Sino-Philippine Ties put to the Test Over China's Military Buildup in the Spratlys
China and the Philippines face a new challenge to their diplomatic ties after Manila filed a mild protest before the Chinese Embassy last month over Beijing's reported military buildup on the islands and reefs in the contested Spratly Islands in the South China Sea.
Analysts said on Tuesday that the improved relationship between the two countries is being tested by rising tensions over Beijing's reported militarization of islands in the disputed waters as well as US President Donald Trump's challenge to Beijing's influence in Asia.
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Beijing has reportedly deployed anti-missile systems and high-powered weaponry to its controlled islands and has built airstrips large enough to accommodate military jets and cargo planes.
The Philippines' conflict with China coupled with Trump's latest attacks on Beijing have put Philippine President Rodrigo Duterte in a situation where he has to balance power without giving up his country's sovereignty claims to the disputed waters, analysts said.
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Barely a month after assuming the presidency, Duterte has set aside an arbitration court ruling favoring Manila's claims to the disputed waterway in order to negotiate with Beijing on other aspects of their relations such as investment and economic cooperation.
In October, Duterte made his first official state visit to Beijing and brought home a $24 billion aid and investment package, including soft loans and financial assistance.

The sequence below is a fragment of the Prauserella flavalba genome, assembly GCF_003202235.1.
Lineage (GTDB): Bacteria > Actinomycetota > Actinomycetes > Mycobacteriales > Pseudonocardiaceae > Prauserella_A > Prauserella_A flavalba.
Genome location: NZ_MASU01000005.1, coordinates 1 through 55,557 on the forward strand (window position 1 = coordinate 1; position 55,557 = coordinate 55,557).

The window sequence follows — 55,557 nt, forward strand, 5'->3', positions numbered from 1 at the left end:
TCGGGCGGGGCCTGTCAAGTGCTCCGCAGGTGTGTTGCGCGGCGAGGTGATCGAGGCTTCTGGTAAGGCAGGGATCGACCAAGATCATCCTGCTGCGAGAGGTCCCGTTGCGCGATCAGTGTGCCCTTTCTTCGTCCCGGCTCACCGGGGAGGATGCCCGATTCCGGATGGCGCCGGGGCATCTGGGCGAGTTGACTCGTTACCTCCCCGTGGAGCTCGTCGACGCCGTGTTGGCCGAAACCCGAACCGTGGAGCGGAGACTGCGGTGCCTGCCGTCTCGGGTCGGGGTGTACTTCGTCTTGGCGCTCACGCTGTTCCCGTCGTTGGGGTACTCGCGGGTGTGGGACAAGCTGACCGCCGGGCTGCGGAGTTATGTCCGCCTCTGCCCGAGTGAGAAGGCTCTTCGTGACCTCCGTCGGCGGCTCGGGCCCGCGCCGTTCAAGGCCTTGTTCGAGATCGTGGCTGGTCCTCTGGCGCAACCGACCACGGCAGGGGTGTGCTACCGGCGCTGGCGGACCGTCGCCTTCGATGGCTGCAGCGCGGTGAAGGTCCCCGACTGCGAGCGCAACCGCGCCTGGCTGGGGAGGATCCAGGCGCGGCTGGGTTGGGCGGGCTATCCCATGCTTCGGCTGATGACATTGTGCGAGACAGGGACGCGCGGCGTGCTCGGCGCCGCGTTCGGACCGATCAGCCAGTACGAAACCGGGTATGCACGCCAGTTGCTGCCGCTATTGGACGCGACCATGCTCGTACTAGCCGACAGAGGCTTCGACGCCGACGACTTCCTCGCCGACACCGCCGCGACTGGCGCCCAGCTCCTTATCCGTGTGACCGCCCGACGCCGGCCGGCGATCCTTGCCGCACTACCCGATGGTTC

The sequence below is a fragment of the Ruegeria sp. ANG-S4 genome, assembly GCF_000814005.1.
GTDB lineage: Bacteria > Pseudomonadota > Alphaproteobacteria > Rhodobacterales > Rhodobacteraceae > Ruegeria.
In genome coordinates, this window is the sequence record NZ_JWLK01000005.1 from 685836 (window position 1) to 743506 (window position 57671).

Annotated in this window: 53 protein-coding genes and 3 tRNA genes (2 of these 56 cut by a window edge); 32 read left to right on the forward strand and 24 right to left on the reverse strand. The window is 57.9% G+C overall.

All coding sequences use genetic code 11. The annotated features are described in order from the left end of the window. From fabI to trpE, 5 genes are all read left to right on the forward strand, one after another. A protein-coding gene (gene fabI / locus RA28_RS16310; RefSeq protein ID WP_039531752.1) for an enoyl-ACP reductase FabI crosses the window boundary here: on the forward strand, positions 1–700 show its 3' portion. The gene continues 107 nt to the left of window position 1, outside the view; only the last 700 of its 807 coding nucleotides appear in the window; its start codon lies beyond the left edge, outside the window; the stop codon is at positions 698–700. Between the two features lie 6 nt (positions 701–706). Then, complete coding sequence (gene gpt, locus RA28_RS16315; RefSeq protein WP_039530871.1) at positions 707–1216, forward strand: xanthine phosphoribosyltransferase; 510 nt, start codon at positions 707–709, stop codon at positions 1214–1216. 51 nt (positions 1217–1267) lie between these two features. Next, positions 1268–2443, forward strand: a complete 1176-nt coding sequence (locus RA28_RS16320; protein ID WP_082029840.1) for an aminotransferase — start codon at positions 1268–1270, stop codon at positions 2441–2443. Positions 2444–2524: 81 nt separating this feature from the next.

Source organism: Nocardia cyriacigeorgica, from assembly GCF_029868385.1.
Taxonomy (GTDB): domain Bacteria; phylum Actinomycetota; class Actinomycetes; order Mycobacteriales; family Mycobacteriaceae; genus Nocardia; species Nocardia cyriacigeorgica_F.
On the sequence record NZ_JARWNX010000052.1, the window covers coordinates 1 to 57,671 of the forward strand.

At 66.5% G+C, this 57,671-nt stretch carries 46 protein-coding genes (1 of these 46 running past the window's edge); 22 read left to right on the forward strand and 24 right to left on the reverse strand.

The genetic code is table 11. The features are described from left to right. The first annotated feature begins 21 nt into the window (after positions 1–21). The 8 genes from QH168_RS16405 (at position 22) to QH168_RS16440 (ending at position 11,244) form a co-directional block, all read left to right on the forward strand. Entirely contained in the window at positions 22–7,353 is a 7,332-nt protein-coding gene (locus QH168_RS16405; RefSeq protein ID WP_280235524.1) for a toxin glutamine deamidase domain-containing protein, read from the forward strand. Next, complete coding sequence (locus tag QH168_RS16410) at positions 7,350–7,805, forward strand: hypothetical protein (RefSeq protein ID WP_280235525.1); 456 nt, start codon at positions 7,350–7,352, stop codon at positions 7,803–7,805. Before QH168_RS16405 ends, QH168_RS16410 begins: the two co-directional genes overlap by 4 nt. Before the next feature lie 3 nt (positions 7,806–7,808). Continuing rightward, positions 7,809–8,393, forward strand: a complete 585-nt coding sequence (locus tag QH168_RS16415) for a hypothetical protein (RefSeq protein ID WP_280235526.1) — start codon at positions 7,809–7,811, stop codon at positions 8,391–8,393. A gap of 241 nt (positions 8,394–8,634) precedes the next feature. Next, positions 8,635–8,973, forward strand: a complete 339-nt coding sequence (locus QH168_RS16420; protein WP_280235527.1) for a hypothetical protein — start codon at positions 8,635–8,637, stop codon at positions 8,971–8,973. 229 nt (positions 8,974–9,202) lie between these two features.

This week, a Philippine delegation flew to Beijing to hammer out the final details of a $15 billion investment package signed by Duterte and Chinese President Xi Jinping during the former's visit to the mainland in October last year.
However, two months after the groundbreaking visit, Manila has filed a mild protest, a note verbale, to the Chinese embassy over Beijing's reported buildup of military facilities on the contested Spratly Islands.
"It kind of underlines the fact the Spratly Islands are a serious national interest issue for the Philippines and that despite the element of friendly relations after the Duterte visit to Beijing, it doesn't seem as simple as just the issue has been traded off for better Chinese relations and China can anticipate getting everything it wanted after all," said Douglas Guilfoyle, associate international law professor at Monash University in Australia.
Ernesto Abella, the Philippine presidential spokesman, said Manila would continue to uphold its sovereignty to the contested islands in the strategic waterway and find ways to improve its relations with Beijing at the same time.
Last year, an international tribunal ruled that China has no legal basis for its massive territorial claims in the South China Sea. The court stated that Beijing's activities had violated international law and the Philippines' rights to exploit its resources within its exclusive economic zone.
China rejected the ruling saying it was "illegal" and "null and void."
Duterte has since shelved the ruling saying he would discuss the verdict with Beijing once China accepts the court's decision.
To date, the Philippines exercises control over nine features consisting of islands, reefs, and shoals in the Spratly Islands while China has control over seven territories.